In the realm of more traditional transgressions, Ferrara also brings us as far as the modern era. Here we get some detail about more recent organized crime activity, for example. While earlier books may contain juicy stories about the likes of the Dead Rabbits, Paul Kelly and Monk Eastman, “Gangsters” gives us the lowdown on several more modern figures like Vito Genovese, Carlo Gambino, Albert Anastasia, Frank Costello, Paul Castellano and John Gotti. You learn not only in which restaurants and cafes they did (or received) their hits, but also the houses in which they grew up. Also covered in detail are central figures in the Chinatown Tong wars (more words to the wise from Ferrara: history is alive here, too: as with the environs surrounding the Hell’s Angels headquarters, use your common sense).

Another interesting sidelight to the story is the neighborhood’s longstanding reputation as a haven for the political fringes. Not only the previously mentioned Weather Underground, but also the Black Panthers, and much earlier seditious types like Emma Goldman, Leon Trotsky, and the Fascio Centrale (an American Fascist organization) made their homes here — almost always temporarily.

Then there are the riots: at least four major ones in the Tompkins Square Park area over the past century and a half, most recently in 1989, when the NYPD decided to “clean out” the hundreds of homeless people who were living in the park in a Tent City. And then there were the Police riots of 1857, when NYC’s Municipal Police Force and New York State’s Metropolitan Police Force battled for supremacy of the streets for four days.

But the meat and potatoes of this book is your everyday tabloid grade murder. Startling fact: nearly every building Ferrara investigated was the site of at least one killing during the past two hundred years. Many of them are gang related, but a tragic amount of them spring from domestic violence. These stories are heartbreaking and are just like the ones pulled from today’s newspapers, usually concerning a husband’s anger at a wife and his subsequent loss of control. Poverty, cramped living conditions, alcoholism — the Lower East Side’s historic social statistics read like a recipe for TNT. In a way, it’s surprising there was so little murder.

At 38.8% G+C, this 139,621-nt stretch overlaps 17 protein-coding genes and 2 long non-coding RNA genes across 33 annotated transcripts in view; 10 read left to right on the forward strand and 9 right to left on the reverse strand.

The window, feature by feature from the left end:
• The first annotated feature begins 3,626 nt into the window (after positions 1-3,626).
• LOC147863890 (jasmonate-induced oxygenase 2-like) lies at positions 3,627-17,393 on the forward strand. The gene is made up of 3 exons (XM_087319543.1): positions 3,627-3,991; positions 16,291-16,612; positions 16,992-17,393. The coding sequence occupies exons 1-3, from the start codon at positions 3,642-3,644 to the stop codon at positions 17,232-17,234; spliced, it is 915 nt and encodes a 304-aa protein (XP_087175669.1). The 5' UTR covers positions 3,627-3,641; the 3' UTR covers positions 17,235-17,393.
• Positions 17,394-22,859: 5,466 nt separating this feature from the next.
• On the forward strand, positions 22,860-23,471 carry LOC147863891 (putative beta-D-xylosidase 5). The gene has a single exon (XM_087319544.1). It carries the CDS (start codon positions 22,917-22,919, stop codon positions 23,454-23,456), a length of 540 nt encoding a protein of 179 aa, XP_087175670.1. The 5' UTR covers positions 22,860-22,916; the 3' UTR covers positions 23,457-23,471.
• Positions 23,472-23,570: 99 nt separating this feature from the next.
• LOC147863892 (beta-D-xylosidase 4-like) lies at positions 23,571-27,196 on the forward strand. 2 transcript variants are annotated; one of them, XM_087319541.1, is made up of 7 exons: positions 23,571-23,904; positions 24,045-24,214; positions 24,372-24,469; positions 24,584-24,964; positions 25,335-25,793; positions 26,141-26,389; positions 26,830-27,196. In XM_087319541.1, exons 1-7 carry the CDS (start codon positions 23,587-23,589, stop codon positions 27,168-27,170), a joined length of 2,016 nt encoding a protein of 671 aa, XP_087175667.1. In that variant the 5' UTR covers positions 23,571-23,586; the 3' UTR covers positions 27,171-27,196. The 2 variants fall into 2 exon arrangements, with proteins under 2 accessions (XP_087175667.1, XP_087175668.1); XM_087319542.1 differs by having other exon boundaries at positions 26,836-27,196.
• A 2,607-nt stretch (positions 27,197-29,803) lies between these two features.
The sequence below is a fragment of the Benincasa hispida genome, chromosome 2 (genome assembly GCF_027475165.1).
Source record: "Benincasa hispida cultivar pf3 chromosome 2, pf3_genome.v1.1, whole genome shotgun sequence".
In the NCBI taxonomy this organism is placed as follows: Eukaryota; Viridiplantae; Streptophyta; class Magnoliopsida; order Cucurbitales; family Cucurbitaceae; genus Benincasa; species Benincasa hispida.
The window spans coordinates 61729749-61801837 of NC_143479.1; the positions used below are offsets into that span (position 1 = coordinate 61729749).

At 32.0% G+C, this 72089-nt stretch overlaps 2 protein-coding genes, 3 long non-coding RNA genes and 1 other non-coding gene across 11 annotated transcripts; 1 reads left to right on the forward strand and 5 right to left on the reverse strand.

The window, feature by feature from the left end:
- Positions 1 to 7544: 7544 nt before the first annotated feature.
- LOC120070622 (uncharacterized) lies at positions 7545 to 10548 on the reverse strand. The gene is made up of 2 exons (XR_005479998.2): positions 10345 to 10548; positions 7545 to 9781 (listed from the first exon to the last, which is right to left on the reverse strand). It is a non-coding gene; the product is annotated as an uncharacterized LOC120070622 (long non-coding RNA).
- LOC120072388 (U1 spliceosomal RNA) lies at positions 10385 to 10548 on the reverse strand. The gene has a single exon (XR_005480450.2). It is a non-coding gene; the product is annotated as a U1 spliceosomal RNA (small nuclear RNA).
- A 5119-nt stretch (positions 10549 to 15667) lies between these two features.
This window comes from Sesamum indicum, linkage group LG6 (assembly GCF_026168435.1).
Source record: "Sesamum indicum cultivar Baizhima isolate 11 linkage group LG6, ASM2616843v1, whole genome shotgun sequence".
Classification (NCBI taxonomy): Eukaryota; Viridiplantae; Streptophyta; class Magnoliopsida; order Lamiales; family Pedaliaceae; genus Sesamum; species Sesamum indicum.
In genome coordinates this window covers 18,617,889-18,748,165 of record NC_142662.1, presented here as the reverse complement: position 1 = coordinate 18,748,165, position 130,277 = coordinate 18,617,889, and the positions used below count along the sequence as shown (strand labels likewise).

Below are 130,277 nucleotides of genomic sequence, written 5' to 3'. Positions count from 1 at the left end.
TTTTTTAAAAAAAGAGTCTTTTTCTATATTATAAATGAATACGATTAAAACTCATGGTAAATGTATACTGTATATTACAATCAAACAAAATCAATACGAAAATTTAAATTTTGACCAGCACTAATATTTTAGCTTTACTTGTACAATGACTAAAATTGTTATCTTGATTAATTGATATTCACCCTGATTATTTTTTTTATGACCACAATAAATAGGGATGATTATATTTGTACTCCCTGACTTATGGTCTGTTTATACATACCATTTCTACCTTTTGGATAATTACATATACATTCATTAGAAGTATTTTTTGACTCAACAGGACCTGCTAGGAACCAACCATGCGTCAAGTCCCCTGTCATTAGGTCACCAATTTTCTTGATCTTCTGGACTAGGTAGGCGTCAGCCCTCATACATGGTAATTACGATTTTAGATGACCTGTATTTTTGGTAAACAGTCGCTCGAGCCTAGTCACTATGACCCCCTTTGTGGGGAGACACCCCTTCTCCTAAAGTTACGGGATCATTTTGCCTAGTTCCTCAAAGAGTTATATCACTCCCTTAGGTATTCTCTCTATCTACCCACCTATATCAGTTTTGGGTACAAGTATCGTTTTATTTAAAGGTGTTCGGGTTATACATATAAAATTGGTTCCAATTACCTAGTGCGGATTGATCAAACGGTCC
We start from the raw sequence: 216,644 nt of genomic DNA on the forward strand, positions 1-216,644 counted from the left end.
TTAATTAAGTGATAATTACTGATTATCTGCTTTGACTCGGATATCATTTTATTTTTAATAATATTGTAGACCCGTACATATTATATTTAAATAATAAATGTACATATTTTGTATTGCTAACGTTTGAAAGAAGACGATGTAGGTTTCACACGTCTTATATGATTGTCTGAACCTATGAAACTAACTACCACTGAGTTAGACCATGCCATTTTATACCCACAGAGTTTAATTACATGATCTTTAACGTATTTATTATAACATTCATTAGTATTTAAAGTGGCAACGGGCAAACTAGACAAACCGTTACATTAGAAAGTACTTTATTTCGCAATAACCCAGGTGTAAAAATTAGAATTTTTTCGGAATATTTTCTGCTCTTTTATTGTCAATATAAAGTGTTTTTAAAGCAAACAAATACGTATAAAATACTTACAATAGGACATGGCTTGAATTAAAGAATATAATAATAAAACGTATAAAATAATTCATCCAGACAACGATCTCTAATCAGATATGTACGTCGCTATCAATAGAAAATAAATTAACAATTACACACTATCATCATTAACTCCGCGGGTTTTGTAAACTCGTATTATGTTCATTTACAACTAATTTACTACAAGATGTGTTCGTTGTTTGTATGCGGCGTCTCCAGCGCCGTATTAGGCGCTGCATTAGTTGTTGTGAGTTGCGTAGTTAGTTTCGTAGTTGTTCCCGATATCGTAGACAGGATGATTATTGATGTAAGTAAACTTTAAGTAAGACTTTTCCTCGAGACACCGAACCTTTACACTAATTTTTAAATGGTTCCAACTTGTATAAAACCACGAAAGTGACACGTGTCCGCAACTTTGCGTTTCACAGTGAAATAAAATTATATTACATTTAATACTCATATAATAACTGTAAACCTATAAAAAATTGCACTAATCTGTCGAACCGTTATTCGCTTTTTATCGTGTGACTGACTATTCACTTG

You just might want to take Ferrara’s tour backwards, for one of the first addresses he introduces us to is where all the bad Lower East Siders wind up: New York City’s jail, better known as “The Tombs.” The current building is the fourth one to be located at the corner of Centre and Franklin Streets, and as you can imagine it has been the site of many a hanging, riot and jailbreak.

All in all, “Gangsters” is a must for the historical crime lore tourist — and there are more of them out there than you might think. Mr. Ferrara turns a nice phrase, and I’ve only got a couple of quibbles. One must be a typo — how is it possible that 20th century city planner Robert Moses redesigned Tompkins Square Park in 1878? The other is that the book badly needs an index. If you want to find out about, say, gangster Big Tim Sullivan, you have to thumb through addresses. But I won’t quibble with Mr. Ferrara. He’s the guy who knows where all the bodies are buried.

Eric Ferrara’s “A Guide to Gangsters, Murderers and Weirdos of New York City’s Lower East Side” (June, 2009) is published by History press. Ferrara will be among the panelists in “The Gotham Center Presents: The Lower East Side Remembered and Revisited” — a free discussion on Wednesday, December 2, 6:30 p.m., at CUNY-Graduate Center (365 Fifth Ave.). For information, call 212-817-7000 or visit www.gothamcenter.org.